Last week was a little like The Muppets Take Manhattan, only with cameos by Gilberto Gil and David Byrne instead of Liza Manelli and Ed Koch. Converging from as far as Berlin, Portland, San Francisco, and Tokyo, the Creative Commons team ran wild in the streets of New York, leaving us little time to explain our exploits on our site. That’s a bit of an exaggeration, but in any case we’d like to share some of our experiences with you here soon. Stay tuned . . .Comments Off
The traditional academic journal publishing model has readers pay very steep fees for access. Open access publishers are challenging this model with a new one that allows free public access, with costs paid by submission fees. The sustainability of the open access has been the subject of much debate. We’ve linked to a Nature forum on the topic twice. (Public Library of Science and BioMed Central, two standard-bearers for open access publishing, each use Creative Commons licenses.)
Whether the “creator pays” model is sustainable for academic publishing or not, it is clear to me that is how much culture gets created. A few days ago an article in the San Francisco Chronicle, Venture capitalist rewrites the starving-author story, illustrates with an extreme case and in passing mentions that the venerable (and entirely subscription-funded) Kirkus Reviews is launching pay-to-be-reviewed ($350) service available to self publishers.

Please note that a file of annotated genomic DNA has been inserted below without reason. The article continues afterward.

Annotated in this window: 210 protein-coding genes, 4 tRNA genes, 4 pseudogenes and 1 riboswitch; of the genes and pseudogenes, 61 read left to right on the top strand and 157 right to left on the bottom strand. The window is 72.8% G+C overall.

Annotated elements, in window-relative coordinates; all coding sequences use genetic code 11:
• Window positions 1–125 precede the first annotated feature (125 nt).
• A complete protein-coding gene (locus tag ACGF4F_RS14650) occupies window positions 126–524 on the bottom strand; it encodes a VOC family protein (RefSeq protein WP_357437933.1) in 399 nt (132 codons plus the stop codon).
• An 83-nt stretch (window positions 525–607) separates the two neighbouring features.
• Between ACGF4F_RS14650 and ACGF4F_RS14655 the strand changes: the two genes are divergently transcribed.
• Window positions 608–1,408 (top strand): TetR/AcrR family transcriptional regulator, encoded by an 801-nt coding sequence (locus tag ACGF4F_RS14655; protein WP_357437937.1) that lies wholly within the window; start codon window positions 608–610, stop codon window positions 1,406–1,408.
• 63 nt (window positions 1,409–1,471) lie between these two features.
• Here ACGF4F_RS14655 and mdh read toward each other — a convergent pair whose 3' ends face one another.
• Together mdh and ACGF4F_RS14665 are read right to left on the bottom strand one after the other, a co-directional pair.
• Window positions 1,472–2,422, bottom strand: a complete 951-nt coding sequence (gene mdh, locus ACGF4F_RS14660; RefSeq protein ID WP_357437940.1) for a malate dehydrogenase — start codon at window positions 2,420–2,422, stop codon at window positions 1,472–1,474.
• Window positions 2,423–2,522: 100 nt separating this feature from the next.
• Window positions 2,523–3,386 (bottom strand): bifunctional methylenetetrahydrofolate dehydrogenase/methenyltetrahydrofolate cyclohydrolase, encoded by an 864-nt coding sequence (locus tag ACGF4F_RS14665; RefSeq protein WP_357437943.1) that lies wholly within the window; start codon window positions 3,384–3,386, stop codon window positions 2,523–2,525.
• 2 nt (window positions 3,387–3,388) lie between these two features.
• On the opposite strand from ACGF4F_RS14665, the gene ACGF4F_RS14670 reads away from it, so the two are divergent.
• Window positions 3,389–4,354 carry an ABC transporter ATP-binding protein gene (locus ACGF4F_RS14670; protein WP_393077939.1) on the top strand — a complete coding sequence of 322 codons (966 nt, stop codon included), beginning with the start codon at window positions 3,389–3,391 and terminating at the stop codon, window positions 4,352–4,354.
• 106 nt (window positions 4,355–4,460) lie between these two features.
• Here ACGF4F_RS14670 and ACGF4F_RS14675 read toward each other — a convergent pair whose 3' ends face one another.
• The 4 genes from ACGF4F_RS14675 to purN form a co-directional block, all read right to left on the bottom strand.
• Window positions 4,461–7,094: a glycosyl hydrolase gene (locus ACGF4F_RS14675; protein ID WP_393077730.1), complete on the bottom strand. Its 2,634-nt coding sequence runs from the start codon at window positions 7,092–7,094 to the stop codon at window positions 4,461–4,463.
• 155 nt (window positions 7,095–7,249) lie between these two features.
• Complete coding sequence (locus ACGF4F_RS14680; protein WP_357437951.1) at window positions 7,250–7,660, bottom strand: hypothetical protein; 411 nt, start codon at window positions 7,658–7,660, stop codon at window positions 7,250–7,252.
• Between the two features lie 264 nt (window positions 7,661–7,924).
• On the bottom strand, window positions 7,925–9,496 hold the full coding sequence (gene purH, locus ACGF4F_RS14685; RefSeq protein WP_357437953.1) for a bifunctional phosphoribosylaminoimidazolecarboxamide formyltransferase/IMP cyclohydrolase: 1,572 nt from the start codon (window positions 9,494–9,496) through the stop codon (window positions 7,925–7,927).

The only thing atypical about the wealthy author in the aforementioned article is that he’s spending lots of money to promote his novel. In the typical case the creator doesn’t have money for promotion but does bear the cost of creation — think self-published (and many “published”) authors, bands without commercial appeal, and artists with a day job of all sorts. They pay the costs of creation (and obtain its beneifts), perhaps as a labor of love, but it’s “creator pays” nonetheless.
Advocates of open access to academic journals were clever to call their model “open access” rather than “creator pays”. Artists who bear the costs of creation anyway ought to think about taking a bit of this cleverness and making their works explicitly “open access”. Could it be that there’s a way to do that? Surely anticlimactic for readers of this blog — get a Creative Commons license.Comments Off
More coverage of the forthcoming WIRED CD from Liberation, in France. (Rough translation of the headline: “Gil and Byrne release a CD that begs to be copied.”) The piece mentions the concert, a few of the artists from the CD, and other prominent Creative Commons licensors like Roger McGuinn and Robert Greenwald.Comments Off
Fuller re-caps of the New York WIRED + Creative Commons concert with Gilberto Gil and David Byrne are on the way. (We’ve all just arrived back home after a very hectic and great week in the Big Apple.) For now, check out a couple of choice press accounts from the Wall Street Journal and the New York Times (reg. required).